IT Trends

Strategic Tech List for 2015: Mobile and Data Analytics Dominate

Mobile dominates the strategic technologies that higher education is paying attention to and likely to invest in for 2015. The use of data, security and WiFi round out the top 10 list, according to new research from Educause, a technology association for universities and colleges.

"Strategic technologies," according to Educause Vice President for Data, Research and Analytics Susan Grajek, are those that institutions will be spending the most time on for the new year. In fact, that hints at how the top 10 list is derived.

Top 10 Strategic Technologies for 2015

1. Business intelligence/reporting dashboards;

2. Mobile app development;

3. Mobile apps for enterprise applications;

4. Administrative/business performance analytics;

5. 802.11ac wireless networking standard;

6. Enterprise identity and access management solutions;

7. Use of mobile devices in teaching and learning;

8. Mobile data protection;

9. Unified communications and collaboration; and

10. Mobile apps for teaching and learning

Source: Educause

"The purpose of the strategic report is to be a little bit future oriented and to look at technologies that institutions are just in the process of either tracking or planning or implementing," said Grajek. The methodology for developing the list was to compile a set of technologies from the organization's Core Data survey, which examines the technologies in use across campus by member schools, then added to that from technologies "on the cusp," as reported by other sources, including Gartner and the NMC Horizon Report.

The final list included 107 different technologies "that we think are not yet mature, but they are maturing," Grajek explained. That list was given to about 10,000 Educause members as part of their participation in the Top 10 IT Issues survey to determine how much time they expected their institutions to dedicate to each technology in 2015. From that group 368 members responded with one of six answers for each technology in the list:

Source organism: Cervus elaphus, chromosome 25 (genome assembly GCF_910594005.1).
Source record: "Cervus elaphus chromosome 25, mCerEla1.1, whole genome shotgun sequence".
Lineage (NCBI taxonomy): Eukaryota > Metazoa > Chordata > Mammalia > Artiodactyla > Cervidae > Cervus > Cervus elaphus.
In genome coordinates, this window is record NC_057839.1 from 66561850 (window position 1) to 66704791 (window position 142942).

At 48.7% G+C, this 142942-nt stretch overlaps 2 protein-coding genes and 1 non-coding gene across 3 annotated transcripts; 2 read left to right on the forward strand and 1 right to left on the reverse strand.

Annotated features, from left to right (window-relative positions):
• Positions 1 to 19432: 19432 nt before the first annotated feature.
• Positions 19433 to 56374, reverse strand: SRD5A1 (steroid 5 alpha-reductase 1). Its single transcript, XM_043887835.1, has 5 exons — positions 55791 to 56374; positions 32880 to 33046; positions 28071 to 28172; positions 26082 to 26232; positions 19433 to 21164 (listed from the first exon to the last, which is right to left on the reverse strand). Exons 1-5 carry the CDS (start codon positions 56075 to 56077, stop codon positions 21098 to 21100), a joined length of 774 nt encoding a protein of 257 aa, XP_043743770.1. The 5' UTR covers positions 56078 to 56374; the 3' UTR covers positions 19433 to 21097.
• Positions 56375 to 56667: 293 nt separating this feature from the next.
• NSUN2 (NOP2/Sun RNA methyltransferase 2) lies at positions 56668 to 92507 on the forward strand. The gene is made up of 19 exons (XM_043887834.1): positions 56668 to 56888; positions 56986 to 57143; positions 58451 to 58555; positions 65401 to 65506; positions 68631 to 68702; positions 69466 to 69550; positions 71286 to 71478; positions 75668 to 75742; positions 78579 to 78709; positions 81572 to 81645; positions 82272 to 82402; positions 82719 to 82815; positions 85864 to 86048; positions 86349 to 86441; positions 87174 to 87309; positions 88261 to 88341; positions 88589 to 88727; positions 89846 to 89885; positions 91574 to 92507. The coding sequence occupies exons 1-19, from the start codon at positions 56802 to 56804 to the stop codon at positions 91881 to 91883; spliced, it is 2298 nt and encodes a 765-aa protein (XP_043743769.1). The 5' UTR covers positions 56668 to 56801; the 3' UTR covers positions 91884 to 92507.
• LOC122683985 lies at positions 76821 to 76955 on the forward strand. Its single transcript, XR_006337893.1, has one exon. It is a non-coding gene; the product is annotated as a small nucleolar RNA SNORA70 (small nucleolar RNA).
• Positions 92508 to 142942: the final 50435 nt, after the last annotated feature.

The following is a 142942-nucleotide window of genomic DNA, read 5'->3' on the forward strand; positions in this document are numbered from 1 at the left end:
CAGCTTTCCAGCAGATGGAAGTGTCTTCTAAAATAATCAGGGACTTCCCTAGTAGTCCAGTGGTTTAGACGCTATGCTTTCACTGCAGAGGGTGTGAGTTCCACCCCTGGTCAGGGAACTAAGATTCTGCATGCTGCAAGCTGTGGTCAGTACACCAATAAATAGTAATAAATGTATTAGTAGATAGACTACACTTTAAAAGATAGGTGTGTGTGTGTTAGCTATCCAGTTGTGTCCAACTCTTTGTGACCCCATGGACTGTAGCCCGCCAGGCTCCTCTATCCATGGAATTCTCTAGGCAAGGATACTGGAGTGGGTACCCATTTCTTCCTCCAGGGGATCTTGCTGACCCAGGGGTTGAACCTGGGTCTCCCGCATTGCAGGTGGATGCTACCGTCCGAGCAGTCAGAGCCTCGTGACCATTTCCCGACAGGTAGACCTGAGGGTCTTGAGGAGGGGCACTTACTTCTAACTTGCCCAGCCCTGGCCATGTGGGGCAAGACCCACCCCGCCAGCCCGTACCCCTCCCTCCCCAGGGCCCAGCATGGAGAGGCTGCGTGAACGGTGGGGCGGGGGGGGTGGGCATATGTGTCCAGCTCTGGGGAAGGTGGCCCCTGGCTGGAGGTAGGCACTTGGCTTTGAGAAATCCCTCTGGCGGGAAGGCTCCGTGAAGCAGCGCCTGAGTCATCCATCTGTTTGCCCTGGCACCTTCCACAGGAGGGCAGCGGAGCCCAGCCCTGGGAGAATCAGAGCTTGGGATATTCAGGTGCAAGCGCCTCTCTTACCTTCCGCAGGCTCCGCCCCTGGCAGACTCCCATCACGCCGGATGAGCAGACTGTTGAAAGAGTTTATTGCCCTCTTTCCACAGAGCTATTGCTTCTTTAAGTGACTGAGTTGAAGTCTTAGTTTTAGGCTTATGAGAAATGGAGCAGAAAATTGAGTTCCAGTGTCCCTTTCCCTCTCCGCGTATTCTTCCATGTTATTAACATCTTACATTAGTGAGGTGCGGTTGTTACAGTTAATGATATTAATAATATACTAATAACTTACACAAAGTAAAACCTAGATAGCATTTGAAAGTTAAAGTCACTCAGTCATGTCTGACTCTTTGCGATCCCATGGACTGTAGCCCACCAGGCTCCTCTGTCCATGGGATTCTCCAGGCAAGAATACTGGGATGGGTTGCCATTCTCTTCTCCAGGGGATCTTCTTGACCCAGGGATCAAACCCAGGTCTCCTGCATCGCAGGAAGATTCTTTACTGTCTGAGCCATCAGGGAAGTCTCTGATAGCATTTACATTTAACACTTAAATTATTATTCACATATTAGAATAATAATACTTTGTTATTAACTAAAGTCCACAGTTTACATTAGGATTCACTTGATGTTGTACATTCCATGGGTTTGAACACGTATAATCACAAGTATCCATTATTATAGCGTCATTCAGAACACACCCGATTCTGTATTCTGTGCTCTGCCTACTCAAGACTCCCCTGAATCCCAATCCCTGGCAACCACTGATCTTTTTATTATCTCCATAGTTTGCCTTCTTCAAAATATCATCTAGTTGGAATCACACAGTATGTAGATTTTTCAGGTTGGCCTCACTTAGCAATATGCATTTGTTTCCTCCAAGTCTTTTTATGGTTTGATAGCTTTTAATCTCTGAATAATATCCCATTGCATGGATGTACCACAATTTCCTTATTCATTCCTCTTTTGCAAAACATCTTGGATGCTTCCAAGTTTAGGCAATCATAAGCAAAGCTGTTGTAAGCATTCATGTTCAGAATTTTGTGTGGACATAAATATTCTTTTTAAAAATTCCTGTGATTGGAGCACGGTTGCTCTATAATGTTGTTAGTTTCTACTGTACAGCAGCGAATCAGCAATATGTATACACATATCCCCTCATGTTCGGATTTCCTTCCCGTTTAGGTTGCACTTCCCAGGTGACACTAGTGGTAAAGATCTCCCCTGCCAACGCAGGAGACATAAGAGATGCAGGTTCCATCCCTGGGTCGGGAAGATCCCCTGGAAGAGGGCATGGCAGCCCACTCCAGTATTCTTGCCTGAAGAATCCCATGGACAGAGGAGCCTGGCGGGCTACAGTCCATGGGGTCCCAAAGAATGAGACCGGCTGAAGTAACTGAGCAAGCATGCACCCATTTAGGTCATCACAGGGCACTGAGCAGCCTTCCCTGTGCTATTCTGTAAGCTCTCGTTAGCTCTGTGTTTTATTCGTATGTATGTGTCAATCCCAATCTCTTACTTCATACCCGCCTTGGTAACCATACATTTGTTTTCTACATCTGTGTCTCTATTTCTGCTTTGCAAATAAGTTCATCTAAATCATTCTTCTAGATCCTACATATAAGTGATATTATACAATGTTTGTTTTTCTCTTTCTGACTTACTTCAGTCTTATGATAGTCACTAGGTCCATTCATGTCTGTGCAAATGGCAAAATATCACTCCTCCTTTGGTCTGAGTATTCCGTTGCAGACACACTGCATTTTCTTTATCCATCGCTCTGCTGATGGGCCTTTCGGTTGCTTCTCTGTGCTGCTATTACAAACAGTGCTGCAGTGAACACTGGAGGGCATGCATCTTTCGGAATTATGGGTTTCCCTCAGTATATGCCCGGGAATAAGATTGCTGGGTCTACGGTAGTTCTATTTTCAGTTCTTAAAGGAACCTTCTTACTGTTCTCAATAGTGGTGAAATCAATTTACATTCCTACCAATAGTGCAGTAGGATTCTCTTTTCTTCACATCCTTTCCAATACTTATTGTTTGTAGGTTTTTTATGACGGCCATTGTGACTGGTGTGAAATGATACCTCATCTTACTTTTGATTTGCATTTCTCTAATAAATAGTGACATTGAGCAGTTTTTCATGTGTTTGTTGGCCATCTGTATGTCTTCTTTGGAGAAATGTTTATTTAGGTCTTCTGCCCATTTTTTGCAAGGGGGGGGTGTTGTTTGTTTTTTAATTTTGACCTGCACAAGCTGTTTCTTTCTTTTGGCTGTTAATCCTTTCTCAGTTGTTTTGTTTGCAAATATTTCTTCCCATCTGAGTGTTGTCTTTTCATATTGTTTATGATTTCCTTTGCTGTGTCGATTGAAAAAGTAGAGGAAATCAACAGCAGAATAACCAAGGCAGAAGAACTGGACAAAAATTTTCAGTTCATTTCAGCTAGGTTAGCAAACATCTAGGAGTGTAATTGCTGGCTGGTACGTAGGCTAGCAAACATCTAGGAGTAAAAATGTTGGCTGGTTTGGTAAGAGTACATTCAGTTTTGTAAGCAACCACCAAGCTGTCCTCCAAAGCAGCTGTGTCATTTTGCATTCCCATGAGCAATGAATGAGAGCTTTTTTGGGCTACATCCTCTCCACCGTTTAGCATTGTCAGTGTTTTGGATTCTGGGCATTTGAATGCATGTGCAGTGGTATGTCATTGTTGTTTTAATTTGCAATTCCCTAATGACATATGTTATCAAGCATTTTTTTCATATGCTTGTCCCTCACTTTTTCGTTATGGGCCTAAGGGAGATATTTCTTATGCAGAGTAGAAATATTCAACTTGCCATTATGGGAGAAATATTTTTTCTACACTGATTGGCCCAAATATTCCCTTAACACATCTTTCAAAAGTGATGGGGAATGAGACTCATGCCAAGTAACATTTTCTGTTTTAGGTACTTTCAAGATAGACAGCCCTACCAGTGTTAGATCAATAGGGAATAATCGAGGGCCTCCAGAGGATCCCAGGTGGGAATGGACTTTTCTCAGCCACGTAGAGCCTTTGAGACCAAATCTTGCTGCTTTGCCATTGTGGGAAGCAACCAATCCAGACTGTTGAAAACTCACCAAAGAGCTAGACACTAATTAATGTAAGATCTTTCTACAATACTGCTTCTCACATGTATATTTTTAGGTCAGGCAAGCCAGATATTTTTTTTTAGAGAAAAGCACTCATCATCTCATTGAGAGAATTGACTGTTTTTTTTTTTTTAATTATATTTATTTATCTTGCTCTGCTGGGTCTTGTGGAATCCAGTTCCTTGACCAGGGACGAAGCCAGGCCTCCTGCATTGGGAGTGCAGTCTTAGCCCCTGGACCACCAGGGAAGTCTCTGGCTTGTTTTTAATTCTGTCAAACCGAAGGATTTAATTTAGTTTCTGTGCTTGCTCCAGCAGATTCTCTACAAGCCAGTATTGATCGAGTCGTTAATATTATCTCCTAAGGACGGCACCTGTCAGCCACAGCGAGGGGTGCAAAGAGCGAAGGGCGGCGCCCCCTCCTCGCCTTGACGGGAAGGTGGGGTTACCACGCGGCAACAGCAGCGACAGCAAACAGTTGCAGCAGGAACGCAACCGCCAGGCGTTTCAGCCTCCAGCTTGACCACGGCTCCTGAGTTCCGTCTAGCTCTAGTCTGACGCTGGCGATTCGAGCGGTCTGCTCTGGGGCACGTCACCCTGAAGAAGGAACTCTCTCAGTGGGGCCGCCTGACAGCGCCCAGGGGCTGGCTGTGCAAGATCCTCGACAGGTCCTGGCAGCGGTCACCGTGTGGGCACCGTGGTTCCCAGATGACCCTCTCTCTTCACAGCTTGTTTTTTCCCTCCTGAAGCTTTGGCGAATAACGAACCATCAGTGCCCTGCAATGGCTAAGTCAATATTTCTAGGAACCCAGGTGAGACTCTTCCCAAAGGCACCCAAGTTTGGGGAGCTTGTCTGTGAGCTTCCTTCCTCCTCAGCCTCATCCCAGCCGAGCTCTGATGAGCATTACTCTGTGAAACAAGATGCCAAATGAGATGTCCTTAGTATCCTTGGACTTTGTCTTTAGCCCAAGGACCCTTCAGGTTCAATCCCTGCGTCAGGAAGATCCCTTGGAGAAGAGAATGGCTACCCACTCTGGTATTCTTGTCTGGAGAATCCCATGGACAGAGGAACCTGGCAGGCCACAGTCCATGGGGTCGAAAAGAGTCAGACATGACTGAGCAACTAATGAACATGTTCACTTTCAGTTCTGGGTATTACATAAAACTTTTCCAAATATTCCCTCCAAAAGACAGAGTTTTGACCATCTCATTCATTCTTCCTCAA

• No meaningful investment;
  • Expect to spend multiple person-days "tracking" the technology;
  • Expect to spend multiple person-weeks "planning" for the technology;
  • Expect to spend multiple person-months implementing the technology;
  • The technology is already in place; or
  • Unfamiliar with the technology.

Each response was weighted; no investment or technology already in place received a zero weight; implementation received the highest weight.

Unlike the NMC Horizon Report, which relies on expert opinion to determine which technologies are gaining a foothold in higher education, noted Grajek, this list "relies on taking that expert opinion and wedding it to real data about what institutions' plans are."

The result: Mobile shows up across the board. That includes mobile application development, mobile apps for the enterprise, use of mobile devices in teaching and learning, mobile data protection, unified communications and mobile apps for teaching and learning.

However, the area where institutions expect to spend the largest amount of time is in business intelligence and reporting dashboards. Administrative and business performance analytics also surfaces in spot No. 4. Schools will also be paying attention to WiFi standard in the coming year, as well as enterprise identity and access management solutions.

An Educause strategic technology report written by Grajek will be published on the Educause website later this month and made available to members of the Educause Center for Analysis and Research. In that report Educause predicts that five of the top 10 technologies will move into the mainstream by the end of the decade. That means it is expected to be deployed by between 61 percent and 80 percent of institutions. Those encompass:

  • BI/reporting dashboards;
  • Mobile app development;
  • Mobile apps for enterprise applications;
  • Enterprise identity and access management solutions; and
  • 802.11ac wireless networking standard.

The other technologies on the list will see "growing adoption" in that period.

The organization also offered its list of "up and coming" technologies, which are those that institutions are most commonly tracking right now. The top 5 are: adaptive learning, mobile data protection, e-textbooks, course-level learning analytics and the use of the Internet of Things. At least 30 percent of schools are tracking those for the new year.

Grajek advised against using the strategic technologies ranking as a shopping list. The first thing higher ed IT leaders need to do, she suggested, is "start with the institution's strategic priorities. Don't start with the technology. What is the institution focused on? Are those priorities more likely to be achieved and delivered with a focus on mobile, developing the analytics stack or some kind of hybrid in teaching and learning? I would look at the technologies [list] as a guide to help think about how to achieve and deliver those strategic priorities."

About the Author

Dian Schaffhauser is a senior contributing editor for 1105 Media's education publications THE Journal and Campus Technology. She can be reached at or on Twitter @schaffhauser.

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